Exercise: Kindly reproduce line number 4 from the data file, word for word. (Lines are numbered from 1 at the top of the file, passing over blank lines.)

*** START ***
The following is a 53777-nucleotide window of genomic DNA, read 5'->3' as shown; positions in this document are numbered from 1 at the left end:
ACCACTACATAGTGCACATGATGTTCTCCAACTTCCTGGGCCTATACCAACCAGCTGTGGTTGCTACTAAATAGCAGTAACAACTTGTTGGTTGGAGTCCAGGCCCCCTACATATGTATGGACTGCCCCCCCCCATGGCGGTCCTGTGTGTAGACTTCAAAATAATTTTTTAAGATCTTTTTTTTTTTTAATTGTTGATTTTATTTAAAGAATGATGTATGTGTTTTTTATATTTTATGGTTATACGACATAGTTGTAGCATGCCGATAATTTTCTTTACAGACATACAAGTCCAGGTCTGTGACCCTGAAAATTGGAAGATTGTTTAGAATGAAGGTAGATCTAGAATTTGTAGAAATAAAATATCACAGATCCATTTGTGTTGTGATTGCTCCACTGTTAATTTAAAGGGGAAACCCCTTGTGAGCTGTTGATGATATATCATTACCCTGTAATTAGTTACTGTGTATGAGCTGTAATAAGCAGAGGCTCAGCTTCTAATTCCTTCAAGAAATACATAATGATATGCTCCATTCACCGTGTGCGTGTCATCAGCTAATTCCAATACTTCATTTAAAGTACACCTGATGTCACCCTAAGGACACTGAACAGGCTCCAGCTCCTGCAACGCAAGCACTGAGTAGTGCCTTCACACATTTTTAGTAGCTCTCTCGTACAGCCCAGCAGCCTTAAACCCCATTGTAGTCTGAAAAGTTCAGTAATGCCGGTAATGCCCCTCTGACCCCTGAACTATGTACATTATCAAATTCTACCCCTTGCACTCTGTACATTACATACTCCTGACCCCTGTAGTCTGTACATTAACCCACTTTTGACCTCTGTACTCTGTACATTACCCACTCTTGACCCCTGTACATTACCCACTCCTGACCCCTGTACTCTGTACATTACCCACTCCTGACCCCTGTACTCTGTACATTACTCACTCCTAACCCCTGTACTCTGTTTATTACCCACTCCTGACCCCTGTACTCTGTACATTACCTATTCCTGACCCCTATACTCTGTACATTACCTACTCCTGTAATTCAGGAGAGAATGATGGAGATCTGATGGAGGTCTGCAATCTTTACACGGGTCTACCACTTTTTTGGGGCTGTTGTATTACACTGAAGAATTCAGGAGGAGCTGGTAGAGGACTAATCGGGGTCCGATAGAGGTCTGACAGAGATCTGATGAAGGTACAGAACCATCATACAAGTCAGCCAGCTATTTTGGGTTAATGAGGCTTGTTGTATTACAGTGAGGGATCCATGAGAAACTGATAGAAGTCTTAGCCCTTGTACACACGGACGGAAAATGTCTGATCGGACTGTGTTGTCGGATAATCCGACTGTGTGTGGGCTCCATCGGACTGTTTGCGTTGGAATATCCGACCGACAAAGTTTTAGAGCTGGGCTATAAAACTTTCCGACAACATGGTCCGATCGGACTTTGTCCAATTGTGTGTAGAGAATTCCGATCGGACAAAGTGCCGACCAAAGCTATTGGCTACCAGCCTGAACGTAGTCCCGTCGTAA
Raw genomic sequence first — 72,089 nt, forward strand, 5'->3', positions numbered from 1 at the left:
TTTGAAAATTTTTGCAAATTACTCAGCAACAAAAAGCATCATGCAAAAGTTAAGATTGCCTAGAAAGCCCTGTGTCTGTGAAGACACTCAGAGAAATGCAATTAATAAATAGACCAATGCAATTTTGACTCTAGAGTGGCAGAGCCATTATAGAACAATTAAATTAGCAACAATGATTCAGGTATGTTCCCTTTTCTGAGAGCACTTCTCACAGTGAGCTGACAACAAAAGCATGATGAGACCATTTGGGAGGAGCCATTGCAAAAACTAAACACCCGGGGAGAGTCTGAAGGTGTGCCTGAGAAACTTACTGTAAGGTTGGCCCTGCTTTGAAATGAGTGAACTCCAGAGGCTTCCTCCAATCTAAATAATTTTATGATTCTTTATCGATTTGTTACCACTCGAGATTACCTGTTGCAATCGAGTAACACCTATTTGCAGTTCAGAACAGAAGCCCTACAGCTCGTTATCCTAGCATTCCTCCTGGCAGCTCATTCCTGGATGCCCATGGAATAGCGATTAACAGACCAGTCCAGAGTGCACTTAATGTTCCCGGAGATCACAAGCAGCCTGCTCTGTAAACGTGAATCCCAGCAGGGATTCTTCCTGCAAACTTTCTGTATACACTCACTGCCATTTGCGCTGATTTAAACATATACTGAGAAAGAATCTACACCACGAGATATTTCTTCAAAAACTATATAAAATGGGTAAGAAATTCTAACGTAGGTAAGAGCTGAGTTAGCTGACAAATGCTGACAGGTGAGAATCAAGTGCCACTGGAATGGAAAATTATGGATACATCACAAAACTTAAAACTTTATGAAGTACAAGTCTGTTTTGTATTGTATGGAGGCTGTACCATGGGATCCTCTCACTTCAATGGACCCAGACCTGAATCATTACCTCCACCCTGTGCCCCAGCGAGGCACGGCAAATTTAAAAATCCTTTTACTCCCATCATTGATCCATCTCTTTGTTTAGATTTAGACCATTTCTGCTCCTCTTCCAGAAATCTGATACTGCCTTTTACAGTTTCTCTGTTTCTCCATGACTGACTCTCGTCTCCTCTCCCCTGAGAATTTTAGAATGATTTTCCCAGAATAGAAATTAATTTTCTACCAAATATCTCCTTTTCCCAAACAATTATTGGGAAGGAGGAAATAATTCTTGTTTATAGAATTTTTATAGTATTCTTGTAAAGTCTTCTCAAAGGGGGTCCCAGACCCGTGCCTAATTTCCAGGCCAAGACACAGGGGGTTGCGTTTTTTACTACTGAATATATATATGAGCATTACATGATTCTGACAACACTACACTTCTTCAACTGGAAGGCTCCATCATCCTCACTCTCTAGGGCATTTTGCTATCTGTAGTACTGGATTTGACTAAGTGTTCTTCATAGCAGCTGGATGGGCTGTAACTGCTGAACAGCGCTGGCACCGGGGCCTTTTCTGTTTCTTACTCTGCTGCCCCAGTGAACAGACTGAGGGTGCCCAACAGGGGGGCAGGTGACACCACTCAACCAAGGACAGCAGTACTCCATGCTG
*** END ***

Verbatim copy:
TTTGAAAATTTTTGCAAATTACTCAGCAACAAAAAGCATCATGCAAAAGTTAAGATTGCCTAGAAAGCCCTGTGTCTGTGAAGACACTCAGAGAAATGCAATTAATAAATAGACCAATGCAATTTTGACTCTAGAGTGGCAGAGCCATTATAGAACAATTAAATTAGCAACAATGATTCAGGTATGTTCCCTTTTCTGAGAGCACTTCTCACAGTGAGCTGACAACAAAAGCATGATGAGACCATTTGGGAGGAGCCATTGCAAAAACTAAACACCCGGGGAGAGTCTGAAGGTGTGCCTGAGAAACTTACTGTAAGGTTGGCCCTGCTTTGAAATGAGTGAACTCCAGAGGCTTCCTCCAATCTAAATAATTTTATGATTCTTTATCGATTTGTTACCACTCGAGATTACCTGTTGCAATCGAGTAACACCTATTTGCAGTTCAGAACAGAAGCCCTACAGCTCGTTATCCTAGCATTCCTCCTGGCAGCTCATTCCTGGATGCCCATGGAATAGCGATTAACAGACCAGTCCAGAGTGCACTTAATGTTCCCGGAGATCACAAGCAGCCTGCTCTGTAAACGTGAATCCCAGCAGGGATTCTTCCTGCAAACTTTCTGTATACACTCACTGCCATTTGCGCTGATTTAAACATATACTGAGAAAGAATCTACACCACGAGATATTTCTTCAAAAACTATATAAAATGGGTAAGAAATTCTAACGTAGGTAAGAGCTGAGTTAGCTGACAAATGCTGACAGGTGAGAATCAAGTGCCACTGGAATGGAAAATTATGGATACATCACAAAACTTAAAACTTTATGAAGTACAAGTCTGTTTTGTATTGTATGGAGGCTGTACCATGGGATCCTCTCACTTCAATGGACCCAGACCTGAATCATTACCTCCACCCTGTGCCCCAGCGAGGCACGGCAAATTTAAAAATCCTTTTACTCCCATCATTGATCCATCTCTTTGTTTAGATTTAGACCATTTCTGCTCCTCTTCCAGAAATCTGATACTGCCTTTTACAGTTTCTCTGTTTCTCCATGACTGACTCTCGTCTCCTCTCCCCTGAGAATTTTAGAATGATTTTCCCAGAATAGAAATTAATTTTCTACCAAATATCTCCTTTTCCCAAACAATTATTGGGAAGGAGGAAATAATTCTTGTTTATAGAATTTTTATAGTATTCTTGTAAAGTCTTCTCAAAGGGGGTCCCAGACCCGTGCCTAATTTCCAGGCCAAGACACAGGGGGTTGCGTTTTTTACTACTGAATATATATATGAGCATTACATGATTCTGACAACACTACACTTCTTCAACTGGAAGGCTCCATCATCCTCACTCTCTAGGGCATTTTGCTATCTGTAGTACTGGATTTGACTAAGTGTTCTTCATAGCAGCTGGATGGGCTGTAACTGCTGAACAGCGCTGGCACCGGGGCCTTTTCTGTTTCTTACTCTGCTGCCCCAGTGAACAGACTGAGGGTGCCCAACAGGGGGGCAGGTGACACCACTCAACCAAGGACAGCAGTACTCCATGCTG